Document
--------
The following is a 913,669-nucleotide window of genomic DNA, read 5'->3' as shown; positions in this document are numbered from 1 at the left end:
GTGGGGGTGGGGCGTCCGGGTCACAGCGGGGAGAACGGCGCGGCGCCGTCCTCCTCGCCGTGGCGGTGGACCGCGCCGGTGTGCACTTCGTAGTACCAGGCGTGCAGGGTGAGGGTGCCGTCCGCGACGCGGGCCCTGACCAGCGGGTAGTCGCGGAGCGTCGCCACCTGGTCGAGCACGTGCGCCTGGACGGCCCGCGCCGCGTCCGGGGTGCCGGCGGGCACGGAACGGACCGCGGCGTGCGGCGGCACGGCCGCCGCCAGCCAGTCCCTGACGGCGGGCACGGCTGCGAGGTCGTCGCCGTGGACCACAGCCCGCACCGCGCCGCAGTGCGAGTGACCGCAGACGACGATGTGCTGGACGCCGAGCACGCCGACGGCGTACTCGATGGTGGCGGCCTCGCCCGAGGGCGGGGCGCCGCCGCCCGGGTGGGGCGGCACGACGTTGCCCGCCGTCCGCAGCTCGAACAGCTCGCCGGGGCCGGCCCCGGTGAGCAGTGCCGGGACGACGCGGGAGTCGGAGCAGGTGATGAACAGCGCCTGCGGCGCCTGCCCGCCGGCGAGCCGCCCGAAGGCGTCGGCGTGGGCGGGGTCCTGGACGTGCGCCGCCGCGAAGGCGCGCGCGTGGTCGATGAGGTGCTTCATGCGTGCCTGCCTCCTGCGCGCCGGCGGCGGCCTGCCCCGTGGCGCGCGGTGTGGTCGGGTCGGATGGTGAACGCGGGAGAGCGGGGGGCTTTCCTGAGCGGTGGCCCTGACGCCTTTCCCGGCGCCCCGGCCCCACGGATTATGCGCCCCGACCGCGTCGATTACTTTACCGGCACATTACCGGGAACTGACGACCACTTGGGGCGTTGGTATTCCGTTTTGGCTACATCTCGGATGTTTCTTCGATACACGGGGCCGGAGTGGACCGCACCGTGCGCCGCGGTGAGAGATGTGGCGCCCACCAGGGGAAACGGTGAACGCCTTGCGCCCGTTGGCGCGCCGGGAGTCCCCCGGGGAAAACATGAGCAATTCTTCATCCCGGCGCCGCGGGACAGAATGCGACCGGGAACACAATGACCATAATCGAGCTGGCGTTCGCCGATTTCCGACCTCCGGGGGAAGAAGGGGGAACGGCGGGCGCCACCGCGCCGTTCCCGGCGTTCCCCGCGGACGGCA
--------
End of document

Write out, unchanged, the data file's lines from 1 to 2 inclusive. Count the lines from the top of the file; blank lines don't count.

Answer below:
The following is a 913,669-nucleotide window of genomic DNA, read 5'->3' as shown; positions in this document are numbered from 1 at the left end:
GTGGGGGTGGGGCGTCCGGGTCACAGCGGGGAGAACGGCGCGGCGCCGTCCTCCTCGCCGTGGCGGTGGACCGCGCCGGTGTGCACTTCGTAGTACCAGGCGTGCAGGGTGAGGGTGCCGTCCGCGACGCGGGCCCTGACCAGCGGGTAGTCGCGGAGCGTCGCCACCTGGTCGAGCACGTGCGCCTGGACGGCCCGCGCCGCGTCCGGGGTGCCGGCGGGCACGGAACGGACCGCGGCGTGCGGCGGCACGGCCGCCGCCAGCCAGTCCCTGACGGCGGGCACGGCTGCGAGGTCGTCGCCGTGGACCACAGCCCGCACCGCGCCGCAGTGCGAGTGACCGCAGACGACGATGTGCTGGACGCCGAGCACGCCGACGGCGTACTCGATGGTGGCGGCCTCGCCCGAGGGCGGGGCGCCGCCGCCCGGGTGGGGCGGCACGACGTTGCCCGCCGTCCGCAGCTCGAACAGCTCGCCGGGGCCGGCCCCGGTGAGCAGTGCCGGGACGACGCGGGAGTCGGAGCAGGTGATGAACAGCGCCTGCGGCGCCTGCCCGCCGGCGAGCCGCCCGAAGGCGTCGGCGTGGGCGGGGTCCTGGACGTGCGCCGCCGCGAAGGCGCGCGCGTGGTCGATGAGGTGCTTCATGCGTGCCTGCCTCCTGCGCGCCGGCGGCGGCCTGCCCCGTGGCGCGCGGTGTGGTCGGGTCGGATGGTGAACGCGGGAGAGCGGGGGGCTTTCCTGAGCGGTGGCCCTGACGCCTTTCCCGGCGCCCCGGCCCCACGGATTATGCGCCCCGACCGCGTCGATTACTTTACCGGCACATTACCGGGAACTGACGACCACTTGGGGCGTTGGTATTCCGTTTTGGCTACATCTCGGATGTTTCTTCGATACACGGGGCCGGAGTGGACCGCACCGTGCGCCGCGGTGAGAGATGTGGCGCCCACCAGGGGAAACGGTGAACGCCTTGCGCCCGTTGGCGCGCCGGGAGTCCCCCGGGGAAAACATGAGCAATTCTTCATCCCGGCGCCGCGGGACAGAATGCGACCGGGAACACAATGACCATAATCGAGCTGGCGTTCGCCGATTTCCGACCTCCGGGGGAAGAAGGGGGAACGGCGGGCGCCACCGCGCCGTTCCCGGCGTTCCCCGCGGACGGCA